Office Address:
1161 21st Avenue South, Preston Research Building, Room / Suite D-3100 Medical Center North, Nashville, TN 37232

Cornelius Abernathy Craig Professor, Medicine and Biochemistry

Interim Chair, Department of Medicine

Interim Physician in Chief, Vanderbilt Hospital

Sheffield, IA
Previous Institution
University of North Carolina at Chapel Hill
Previous Role/Title
Associate Professor of Medicine


M.D. - Stanford University, Stanford, California (1998)
Ph.D. - Stanford University, Stanford, California (1996)
B.A. - University of Northern Iowa, Cedar Falls, Iowa (1991)
B.S. - University of Northern Iowa, Cedar Falls, Iowa (1991)

Clinical Interest

Areas of Expertise

Medical Oncology
Prostate, Bladder, and Kidney Cancer
Urologic/Genitourinary Cancer


Vanderbilt-Ingram Cancer Center
Vanderbilt-Ingram Cancer Center
2220 Pierce Avenue
Nashville, TN 37232
Research Keywords
Renal cell carcinoma
Research Description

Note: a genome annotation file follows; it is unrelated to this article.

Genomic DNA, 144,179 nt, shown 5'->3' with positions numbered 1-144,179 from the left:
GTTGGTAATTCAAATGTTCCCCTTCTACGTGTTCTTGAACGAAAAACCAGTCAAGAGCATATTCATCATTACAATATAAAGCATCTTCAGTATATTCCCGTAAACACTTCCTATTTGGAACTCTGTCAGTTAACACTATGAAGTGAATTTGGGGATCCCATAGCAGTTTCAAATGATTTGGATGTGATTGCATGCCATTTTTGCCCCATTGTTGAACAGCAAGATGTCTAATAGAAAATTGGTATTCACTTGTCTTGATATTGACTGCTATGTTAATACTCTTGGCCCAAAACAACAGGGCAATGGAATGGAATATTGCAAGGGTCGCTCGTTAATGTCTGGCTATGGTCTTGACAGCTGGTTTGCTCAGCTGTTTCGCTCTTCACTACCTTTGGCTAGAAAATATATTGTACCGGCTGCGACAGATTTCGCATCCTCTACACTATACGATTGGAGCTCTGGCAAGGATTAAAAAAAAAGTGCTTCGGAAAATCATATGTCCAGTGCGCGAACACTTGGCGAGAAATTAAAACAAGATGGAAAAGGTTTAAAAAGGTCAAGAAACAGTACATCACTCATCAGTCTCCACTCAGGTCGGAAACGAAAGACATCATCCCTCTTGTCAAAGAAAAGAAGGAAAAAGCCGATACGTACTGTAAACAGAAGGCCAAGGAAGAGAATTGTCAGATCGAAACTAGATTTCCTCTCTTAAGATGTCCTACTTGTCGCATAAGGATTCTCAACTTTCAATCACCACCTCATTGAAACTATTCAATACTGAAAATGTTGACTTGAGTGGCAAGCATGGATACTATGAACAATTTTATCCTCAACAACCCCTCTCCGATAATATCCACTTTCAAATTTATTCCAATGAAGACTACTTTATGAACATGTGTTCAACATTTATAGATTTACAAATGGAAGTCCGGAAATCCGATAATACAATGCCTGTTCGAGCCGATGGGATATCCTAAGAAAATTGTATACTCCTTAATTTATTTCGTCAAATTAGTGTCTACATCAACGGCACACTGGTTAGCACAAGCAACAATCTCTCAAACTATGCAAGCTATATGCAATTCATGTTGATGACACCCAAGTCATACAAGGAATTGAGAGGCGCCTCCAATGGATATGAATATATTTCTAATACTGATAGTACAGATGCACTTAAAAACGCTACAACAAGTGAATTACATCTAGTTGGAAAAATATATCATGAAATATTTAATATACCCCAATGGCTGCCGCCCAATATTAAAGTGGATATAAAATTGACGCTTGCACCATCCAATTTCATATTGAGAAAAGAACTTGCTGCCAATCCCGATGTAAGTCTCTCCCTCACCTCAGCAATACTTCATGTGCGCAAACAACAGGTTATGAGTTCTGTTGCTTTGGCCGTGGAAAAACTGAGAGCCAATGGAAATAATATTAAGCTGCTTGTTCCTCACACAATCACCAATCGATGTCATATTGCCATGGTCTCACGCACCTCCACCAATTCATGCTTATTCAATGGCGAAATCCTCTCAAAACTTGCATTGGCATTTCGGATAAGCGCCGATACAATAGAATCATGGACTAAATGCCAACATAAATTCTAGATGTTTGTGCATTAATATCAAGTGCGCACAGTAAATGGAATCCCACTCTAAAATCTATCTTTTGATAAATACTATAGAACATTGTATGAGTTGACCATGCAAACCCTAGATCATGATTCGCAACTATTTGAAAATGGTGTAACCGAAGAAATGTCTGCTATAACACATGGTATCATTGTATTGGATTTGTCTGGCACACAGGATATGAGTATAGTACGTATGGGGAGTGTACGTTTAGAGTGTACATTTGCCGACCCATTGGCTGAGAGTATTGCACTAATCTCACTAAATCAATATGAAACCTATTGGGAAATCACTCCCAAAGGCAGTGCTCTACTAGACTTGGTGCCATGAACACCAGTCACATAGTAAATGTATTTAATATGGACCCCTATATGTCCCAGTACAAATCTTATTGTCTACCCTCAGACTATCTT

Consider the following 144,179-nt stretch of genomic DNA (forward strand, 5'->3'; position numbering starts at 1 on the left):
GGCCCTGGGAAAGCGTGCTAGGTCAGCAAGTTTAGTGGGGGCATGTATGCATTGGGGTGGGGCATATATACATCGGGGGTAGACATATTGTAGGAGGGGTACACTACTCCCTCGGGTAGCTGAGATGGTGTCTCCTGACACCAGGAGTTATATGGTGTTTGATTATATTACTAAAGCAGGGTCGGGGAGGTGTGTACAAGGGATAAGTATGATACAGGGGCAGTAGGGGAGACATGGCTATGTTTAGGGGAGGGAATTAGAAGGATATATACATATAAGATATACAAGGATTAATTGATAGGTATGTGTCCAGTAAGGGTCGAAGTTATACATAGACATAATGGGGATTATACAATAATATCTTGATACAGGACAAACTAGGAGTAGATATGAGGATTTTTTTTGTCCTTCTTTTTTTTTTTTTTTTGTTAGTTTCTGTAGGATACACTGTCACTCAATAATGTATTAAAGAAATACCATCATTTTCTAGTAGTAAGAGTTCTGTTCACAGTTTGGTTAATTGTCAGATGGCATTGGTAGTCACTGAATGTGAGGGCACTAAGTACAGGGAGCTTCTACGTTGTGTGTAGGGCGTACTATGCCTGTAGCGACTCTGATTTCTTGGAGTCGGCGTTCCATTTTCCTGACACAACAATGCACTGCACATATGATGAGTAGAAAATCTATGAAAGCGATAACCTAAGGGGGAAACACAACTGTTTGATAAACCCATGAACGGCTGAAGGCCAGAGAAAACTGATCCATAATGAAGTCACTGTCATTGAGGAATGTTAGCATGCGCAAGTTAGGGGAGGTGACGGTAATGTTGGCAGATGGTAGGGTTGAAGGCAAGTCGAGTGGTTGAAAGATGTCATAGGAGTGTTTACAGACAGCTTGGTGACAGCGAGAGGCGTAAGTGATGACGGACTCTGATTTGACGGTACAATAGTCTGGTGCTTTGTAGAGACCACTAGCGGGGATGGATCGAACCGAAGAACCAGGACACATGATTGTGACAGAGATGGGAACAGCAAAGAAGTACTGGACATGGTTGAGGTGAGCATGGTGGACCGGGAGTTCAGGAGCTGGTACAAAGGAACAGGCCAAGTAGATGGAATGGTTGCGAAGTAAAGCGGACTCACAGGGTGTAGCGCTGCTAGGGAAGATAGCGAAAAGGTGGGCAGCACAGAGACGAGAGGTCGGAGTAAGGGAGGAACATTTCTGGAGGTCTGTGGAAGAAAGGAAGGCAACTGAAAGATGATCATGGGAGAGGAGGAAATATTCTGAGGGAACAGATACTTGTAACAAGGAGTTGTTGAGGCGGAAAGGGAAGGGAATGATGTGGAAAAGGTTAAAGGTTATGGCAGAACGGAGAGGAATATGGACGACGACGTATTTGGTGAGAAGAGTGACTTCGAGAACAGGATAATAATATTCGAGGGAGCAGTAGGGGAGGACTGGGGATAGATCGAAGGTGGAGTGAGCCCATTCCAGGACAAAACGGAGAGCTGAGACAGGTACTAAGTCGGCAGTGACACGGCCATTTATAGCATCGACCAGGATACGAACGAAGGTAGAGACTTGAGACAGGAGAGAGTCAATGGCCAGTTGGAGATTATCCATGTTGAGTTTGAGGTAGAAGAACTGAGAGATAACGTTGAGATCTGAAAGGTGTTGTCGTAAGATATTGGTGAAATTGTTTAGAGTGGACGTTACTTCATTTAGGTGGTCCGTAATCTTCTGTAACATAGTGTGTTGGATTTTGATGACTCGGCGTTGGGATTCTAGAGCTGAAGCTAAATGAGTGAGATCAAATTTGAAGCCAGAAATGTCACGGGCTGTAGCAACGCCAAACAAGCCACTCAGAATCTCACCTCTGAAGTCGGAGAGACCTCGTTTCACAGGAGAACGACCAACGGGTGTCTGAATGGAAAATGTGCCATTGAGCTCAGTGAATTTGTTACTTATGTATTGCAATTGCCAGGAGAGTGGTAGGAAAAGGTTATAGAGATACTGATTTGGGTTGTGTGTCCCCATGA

As the Director of the Division of Hematology and Oncology, I am invested in creating a basic, translational, and clinical program that supports each of our cancer programs. As a genitourinary oncologist, I lead the GU oncology disease group clinical and research program, focusing my own research on renal cell carcinoma. Our laboratory is focused on cancers caused by deregulation of the normal hypoxia response pathway. We use clear cell renal cell carcinoma as a model system because virtually all of these tumors display dysregulation of this pathway. This cancer affects over 60,000 new patients annually in the US. Recent molecular discoveries based on understanding the hypoxia response pathway have led to the development of multiple new lines of treatment for this cancer. Our goal is to identify strategies to improve the treatment of cancers dependent on hypoxia pathway activation, or better ways to detect these cancers earlier. Therefore, our research takes a broad approach using genetic techniques to study tumor-initiating events and events that promote the development of invasive or metastatic features using in vitro, animal, and human systems. This translational research, all geared toward enhancing our understanding of the genetics and molecular biology of hypoxia-driven cancers, is folded into a clinical research program at the Vanderbilt University Medical Center and Vanderbilt Ingram Cancer Center.